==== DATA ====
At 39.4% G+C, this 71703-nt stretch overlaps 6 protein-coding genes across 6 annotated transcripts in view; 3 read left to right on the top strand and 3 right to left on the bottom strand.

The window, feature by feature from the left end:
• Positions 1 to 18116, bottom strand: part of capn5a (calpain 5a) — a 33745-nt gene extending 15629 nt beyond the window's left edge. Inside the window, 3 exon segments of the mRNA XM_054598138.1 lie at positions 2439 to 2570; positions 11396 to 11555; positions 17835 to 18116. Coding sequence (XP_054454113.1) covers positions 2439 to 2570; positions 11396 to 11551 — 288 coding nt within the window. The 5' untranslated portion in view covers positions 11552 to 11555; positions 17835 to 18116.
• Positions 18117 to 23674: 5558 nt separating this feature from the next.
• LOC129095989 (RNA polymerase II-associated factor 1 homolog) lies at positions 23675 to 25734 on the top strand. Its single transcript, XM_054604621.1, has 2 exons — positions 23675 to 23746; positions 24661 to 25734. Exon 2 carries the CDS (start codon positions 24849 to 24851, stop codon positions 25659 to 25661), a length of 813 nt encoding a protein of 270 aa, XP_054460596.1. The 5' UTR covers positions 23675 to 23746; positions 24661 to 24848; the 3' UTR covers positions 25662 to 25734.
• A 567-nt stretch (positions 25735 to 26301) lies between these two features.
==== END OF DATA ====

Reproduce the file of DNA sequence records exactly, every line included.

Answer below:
At 39.4% G+C, this 71703-nt stretch overlaps 6 protein-coding genes across 6 annotated transcripts in view; 3 read left to right on the top strand and 3 right to left on the bottom strand.

The window, feature by feature from the left end:
• Positions 1 to 18116, bottom strand: part of capn5a (calpain 5a) — a 33745-nt gene extending 15629 nt beyond the window's left edge. Inside the window, 3 exon segments of the mRNA XM_054598138.1 lie at positions 2439 to 2570; positions 11396 to 11555; positions 17835 to 18116. Coding sequence (XP_054454113.1) covers positions 2439 to 2570; positions 11396 to 11551 — 288 coding nt within the window. The 5' untranslated portion in view covers positions 11552 to 11555; positions 17835 to 18116.
• Positions 18117 to 23674: 5558 nt separating this feature from the next.
• LOC129095989 (RNA polymerase II-associated factor 1 homolog) lies at positions 23675 to 25734 on the top strand. Its single transcript, XM_054604621.1, has 2 exons — positions 23675 to 23746; positions 24661 to 25734. Exon 2 carries the CDS (start codon positions 24849 to 24851, stop codon positions 25659 to 25661), a length of 813 nt encoding a protein of 270 aa, XP_054460596.1. The 5' UTR covers positions 23675 to 23746; positions 24661 to 24848; the 3' UTR covers positions 25662 to 25734.
• A 567-nt stretch (positions 25735 to 26301) lies between these two features.